Does Tonsillectomy Increase Obesity Risk in Children with Down Syndrome?

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DOI: 10.1016/j.jpeds.2019.04.019; PMCID: PMC7004651


Objectives: To examine weight changes relative to surgical success in children with Down syndrome and obstructive sleep apnea (OSA).

Study design: Retrospective chart review of children with Down syndrome undergoing tonsillectomy from 2005 to 2016 for OSA at a tertiary care children's hospital. Only patients with pre-and postoperative polysomnogram within 6 months of tonsillectomy were included. Demographics, weight, height, and polysomnogram data were collected. Body mass index (BMI), expressed as a percentage of the 95th percentile (%BMIp95), was calculated for 24 months prior to and following surgery. Pre-and postoperative OSA severity were also recorded. The postoperative obstructive/hypopnea index identified subjects with resolution of obstruction (obstructive/hypopnea index/hour) or persistent mild/moderate/severe obstructive apnea. Regression analyses were used to compare %BMIp95 pre- and post-tonsillectomy with %BMIp95 by OSA status following tonsillectomy.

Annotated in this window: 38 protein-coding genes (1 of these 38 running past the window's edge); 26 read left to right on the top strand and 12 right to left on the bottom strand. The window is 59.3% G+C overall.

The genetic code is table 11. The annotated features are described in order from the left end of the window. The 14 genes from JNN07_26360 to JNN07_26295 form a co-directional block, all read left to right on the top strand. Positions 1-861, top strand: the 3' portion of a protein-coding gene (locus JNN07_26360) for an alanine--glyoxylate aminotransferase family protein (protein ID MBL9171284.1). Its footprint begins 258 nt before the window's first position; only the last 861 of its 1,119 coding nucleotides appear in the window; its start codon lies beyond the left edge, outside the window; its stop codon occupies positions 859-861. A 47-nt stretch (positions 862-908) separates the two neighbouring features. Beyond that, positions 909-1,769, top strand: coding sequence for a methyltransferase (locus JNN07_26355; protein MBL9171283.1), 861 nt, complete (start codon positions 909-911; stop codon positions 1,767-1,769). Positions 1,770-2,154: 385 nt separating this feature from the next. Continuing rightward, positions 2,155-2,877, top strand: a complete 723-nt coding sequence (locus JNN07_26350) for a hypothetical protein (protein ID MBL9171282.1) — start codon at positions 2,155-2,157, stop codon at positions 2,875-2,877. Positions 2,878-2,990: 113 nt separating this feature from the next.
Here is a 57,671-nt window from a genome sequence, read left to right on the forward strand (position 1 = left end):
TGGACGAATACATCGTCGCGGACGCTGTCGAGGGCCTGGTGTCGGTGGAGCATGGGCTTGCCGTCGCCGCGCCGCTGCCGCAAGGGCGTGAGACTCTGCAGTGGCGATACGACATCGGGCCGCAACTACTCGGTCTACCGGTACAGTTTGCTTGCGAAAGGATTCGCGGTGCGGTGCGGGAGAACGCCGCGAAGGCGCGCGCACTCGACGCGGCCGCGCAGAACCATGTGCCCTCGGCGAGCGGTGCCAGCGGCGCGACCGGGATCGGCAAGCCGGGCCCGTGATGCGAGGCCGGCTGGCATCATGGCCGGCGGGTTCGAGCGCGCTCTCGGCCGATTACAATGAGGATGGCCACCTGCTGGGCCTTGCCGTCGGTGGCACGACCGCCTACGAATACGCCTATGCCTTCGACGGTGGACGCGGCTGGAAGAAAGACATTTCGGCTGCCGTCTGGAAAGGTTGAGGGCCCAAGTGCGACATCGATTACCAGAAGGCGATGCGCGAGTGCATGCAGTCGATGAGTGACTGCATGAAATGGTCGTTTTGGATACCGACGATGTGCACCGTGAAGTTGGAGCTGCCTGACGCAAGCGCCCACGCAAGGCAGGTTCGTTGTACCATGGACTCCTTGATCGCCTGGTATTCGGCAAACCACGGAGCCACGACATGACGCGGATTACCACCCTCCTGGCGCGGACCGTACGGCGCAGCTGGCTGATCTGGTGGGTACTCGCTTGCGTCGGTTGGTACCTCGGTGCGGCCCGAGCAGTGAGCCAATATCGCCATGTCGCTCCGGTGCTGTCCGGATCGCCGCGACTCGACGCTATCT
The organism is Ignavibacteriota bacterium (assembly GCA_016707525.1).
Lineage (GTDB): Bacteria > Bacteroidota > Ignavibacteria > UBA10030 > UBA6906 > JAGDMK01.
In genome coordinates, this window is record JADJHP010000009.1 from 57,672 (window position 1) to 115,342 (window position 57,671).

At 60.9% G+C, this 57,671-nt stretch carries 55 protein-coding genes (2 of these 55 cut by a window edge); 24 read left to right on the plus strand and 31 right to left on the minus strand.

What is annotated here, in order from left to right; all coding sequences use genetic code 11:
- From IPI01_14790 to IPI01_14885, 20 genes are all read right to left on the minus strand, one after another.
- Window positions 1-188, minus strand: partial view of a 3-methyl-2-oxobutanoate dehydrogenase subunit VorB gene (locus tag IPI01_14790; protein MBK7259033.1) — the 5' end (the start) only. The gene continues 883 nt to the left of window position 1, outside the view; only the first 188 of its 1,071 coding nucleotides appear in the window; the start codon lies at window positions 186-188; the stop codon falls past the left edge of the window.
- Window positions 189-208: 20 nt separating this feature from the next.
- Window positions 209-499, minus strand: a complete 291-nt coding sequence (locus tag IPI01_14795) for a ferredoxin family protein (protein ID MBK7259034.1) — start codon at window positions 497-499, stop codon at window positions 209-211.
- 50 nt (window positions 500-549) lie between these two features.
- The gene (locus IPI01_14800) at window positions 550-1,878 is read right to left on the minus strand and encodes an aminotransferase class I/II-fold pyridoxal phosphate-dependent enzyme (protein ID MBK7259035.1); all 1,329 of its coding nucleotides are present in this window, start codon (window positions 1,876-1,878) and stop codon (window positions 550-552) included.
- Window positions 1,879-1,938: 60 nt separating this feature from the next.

Results: A total of 78 patients with Down syndrome whose mean age was 5.29 years at time of tonsillectomy were identified. There was no difference between best-fit curves of %BMI p95 pre-and post-tonsillectomy. There was no difference between best-fit curves of %BMI p95 in patients who saw resolution of OSA after tonsillectomy vs patients with residual OSA.

Conclusions: Tonsillectomy neither alters the BMI trajectory of children with Down syndrome, nor changes differentially the risk for obesity in children whose OSA did or did not resolve after surgery.

Journal Title

The Journal of pediatrics



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MeSH Keywords

Adolescent; Body Mass Index; Child; Child, Preschool; Down Syndrome; Female; Humans; Infant; Male; Pediatric Obesity; Regression Analysis; Retrospective Studies; Sleep Apnea, Obstructive; Tonsillectomy


BMI; obstructive sleep apnea; polysomnogram; weight gain

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